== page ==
Why start a blog?

Before sharing why I called my blog Climbing with Crohn’s, I thought it was important to explain why I created a blog in the first place.

I’m 28 and I have had Crohn’s Disease for 17 years. Up until recently, apart from 1 operation and several flare ups, I have been able to live a relatively normal life. Crohn’s disease only crossed my mind when I took my daily tablets. Last year this changed when even though I was not experiencing symptoms, I discovered that my condition had been active and causing damage. This led to the adoption of a new medication called Inflectra, that I receive in hospital via infusion every 8 weeks.

This discovery and change in medication drove me to get more involved in the online IBD community, where my primary goal was to find out as much as I could about my condition and the new medication I was due to start. I achieved this but I also learned that I was also able to help other people by sharing my own experiences, even though I may not have been through as much as others with Crohn’s disease or Colitis.

I discovered that everyone with IBD has a different experience and it made me realise how important it is for people with IBD to stand up and share their own story to raise awareness both externally and internally to the IBD community. I’m also aware of how much I don’t know or understand about my own condition and I hope that by writing more I’ll begin to boost my own knowledge.

Why Climbing With Crohn’s?

Stephen Dryden bouldering in Gateshead
Bouldering in Gateshead

I’m sure that most individuals with a chronic illness will sometimes feel that their disease defines them as an individual. I’ve certainly felt like this at times. This is partially why I decided to name my blog Climbing with Crohn’s. By doing this, it’s a reminder to me that Crohn’s disease is just one aspect of my life.

When I’m able to, I love to go rock climbing. I also thoroughly enjoy playing guitar, going to gigs, reading (usually about Everest and climbing expeditions) and watching films. I did not want to tie my blog down to just writing about Crohn’s disease. I want it to be a true reflection of my life with IBD and with everything else that makes me who I am.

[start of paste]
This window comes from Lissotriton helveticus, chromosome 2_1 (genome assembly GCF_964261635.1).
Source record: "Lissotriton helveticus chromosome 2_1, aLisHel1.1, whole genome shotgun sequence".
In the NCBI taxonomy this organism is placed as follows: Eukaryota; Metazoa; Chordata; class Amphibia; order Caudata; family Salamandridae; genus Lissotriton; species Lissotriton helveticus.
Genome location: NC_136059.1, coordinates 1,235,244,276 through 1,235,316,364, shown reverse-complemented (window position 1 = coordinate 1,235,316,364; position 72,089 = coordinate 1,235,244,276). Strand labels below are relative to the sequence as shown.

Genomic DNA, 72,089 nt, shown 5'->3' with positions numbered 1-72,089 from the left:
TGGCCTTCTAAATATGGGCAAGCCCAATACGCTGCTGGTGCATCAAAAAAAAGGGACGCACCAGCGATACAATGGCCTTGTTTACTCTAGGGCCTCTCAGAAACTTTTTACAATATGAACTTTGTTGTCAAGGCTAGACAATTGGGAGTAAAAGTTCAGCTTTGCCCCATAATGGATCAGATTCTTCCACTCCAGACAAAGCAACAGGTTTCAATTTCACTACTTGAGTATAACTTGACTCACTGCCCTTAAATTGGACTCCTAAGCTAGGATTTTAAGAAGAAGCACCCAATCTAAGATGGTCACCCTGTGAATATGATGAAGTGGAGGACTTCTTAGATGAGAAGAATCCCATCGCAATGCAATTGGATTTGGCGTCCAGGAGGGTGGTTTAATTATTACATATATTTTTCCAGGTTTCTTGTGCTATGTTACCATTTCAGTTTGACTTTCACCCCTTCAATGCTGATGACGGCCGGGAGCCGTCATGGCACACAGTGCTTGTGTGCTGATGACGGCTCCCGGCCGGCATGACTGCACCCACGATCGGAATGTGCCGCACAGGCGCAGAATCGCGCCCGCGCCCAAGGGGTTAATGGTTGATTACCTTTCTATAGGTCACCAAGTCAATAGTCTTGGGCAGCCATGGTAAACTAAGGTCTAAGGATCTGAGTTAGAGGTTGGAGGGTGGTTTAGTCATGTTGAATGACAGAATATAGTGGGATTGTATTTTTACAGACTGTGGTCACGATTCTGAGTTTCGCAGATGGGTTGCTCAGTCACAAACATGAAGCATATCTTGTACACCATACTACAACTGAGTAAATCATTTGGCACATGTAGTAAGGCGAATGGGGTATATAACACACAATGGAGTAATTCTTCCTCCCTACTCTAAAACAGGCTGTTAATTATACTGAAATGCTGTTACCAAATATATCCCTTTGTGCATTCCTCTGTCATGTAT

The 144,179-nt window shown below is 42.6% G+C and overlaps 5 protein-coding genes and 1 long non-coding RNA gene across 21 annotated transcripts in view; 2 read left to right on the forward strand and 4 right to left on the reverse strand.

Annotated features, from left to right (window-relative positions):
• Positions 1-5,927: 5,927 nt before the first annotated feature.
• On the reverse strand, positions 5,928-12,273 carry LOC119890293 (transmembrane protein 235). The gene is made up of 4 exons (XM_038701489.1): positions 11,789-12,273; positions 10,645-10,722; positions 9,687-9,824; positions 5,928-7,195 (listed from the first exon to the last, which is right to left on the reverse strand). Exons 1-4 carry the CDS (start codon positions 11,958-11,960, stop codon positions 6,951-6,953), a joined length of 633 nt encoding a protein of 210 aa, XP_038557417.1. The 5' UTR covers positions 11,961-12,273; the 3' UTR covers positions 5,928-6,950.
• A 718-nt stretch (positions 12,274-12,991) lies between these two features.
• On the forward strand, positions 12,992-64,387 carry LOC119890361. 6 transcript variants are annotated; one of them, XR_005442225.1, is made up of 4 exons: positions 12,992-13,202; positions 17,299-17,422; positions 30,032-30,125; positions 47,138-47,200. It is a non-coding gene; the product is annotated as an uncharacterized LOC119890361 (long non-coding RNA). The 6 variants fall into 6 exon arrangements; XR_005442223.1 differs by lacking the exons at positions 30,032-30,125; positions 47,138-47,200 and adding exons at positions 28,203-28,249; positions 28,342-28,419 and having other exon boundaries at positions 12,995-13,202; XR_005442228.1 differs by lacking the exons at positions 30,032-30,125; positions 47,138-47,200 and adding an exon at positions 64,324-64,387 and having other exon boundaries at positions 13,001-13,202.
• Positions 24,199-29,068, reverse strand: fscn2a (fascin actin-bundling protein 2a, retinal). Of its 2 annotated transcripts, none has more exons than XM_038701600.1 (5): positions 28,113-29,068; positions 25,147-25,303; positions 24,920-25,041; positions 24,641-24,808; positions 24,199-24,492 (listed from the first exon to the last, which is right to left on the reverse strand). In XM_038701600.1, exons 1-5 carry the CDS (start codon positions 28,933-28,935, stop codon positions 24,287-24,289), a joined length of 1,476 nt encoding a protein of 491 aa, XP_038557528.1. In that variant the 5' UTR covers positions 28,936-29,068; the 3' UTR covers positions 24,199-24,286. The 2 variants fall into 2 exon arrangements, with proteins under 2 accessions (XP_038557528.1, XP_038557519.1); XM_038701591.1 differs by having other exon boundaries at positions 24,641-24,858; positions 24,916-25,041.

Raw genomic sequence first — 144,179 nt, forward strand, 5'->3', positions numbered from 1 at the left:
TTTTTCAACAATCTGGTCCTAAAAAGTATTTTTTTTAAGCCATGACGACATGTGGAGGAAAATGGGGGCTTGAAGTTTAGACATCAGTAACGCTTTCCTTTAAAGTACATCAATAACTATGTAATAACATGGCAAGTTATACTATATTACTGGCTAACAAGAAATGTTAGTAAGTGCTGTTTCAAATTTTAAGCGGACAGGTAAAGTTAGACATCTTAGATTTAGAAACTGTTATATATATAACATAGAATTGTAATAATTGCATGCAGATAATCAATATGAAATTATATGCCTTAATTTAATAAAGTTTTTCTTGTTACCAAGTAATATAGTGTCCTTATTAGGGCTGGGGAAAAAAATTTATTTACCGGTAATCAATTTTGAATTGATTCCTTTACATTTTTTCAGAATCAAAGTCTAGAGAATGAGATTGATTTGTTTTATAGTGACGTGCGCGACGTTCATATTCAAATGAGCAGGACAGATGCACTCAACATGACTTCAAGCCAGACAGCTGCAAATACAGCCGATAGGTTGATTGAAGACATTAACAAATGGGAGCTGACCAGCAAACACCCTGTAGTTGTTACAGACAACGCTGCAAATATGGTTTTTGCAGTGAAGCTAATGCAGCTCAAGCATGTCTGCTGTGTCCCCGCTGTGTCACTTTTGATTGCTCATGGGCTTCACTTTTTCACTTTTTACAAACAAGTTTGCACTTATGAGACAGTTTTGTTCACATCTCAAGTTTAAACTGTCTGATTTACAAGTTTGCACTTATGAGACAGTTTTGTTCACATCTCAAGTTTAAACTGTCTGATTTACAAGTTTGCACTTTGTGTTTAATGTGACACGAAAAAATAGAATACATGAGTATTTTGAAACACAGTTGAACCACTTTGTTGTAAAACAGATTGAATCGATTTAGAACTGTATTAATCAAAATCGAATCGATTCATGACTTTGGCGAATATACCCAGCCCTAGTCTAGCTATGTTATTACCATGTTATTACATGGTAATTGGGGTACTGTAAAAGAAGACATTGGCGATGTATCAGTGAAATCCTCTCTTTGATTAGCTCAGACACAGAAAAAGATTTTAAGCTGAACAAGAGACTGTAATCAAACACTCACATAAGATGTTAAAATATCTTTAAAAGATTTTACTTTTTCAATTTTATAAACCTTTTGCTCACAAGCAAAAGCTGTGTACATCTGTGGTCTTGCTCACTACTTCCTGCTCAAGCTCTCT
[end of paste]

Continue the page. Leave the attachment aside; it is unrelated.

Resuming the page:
The more I thought about my blog title, the more I realised how good an analogy rock climbing is to life with a chronic illness (at least I think it is – bear with me here!).

For me, a day with a chronic illness is like a day long rock climbing trip. If I’m going rock climbing I need to plan and pack the equipment that I need to enable me to get through whatever type of climb lies ahead. I would not be able to go top roping if I did not pack my harness, chalk bag and climbing shoes. When I climb I also need to make sure that I plan the route I intend to take and ensure that each move I make is a calculated move that uses as little energy as possible. An individual with a chronic illness often needs to plan their day out in advance as well. They need to make sure they take their medication and any equipment they may require to support their health. They often need to make sure that the day is not too busy so that they won’t totally tire themselves out. For me, I know that if I’m going out on an evening, I’ll try to have a relaxed day to save my energy for the night time.

Unless you’re bouldering or Alex Honnold, the majority of climbing cannot be done solo. Climbing requires a belayer.  For most climbs the belayer is there to catch the climber just in case they fall but sometimes the belayer can pick up the slack and enable the climber to take a rest for a few moments. This is very much how I see the importance of support from friends and family for someone with a chronic illness. Most days support is not needed but it’s important that it’s there to catch falls and provide occasional respite.

I hope this explains the idea behind why I started this blog and why I called it Climbing with Crohn’s. Let me know what you think in the comments section below!

3 thoughts on “What’s with the blog title?

  1. Thanks for the follow!

    Climbing is a great way of looking at it – good name. 🙂 Can’t beat a bit of rock climbing, too!

    Liked by 1 person

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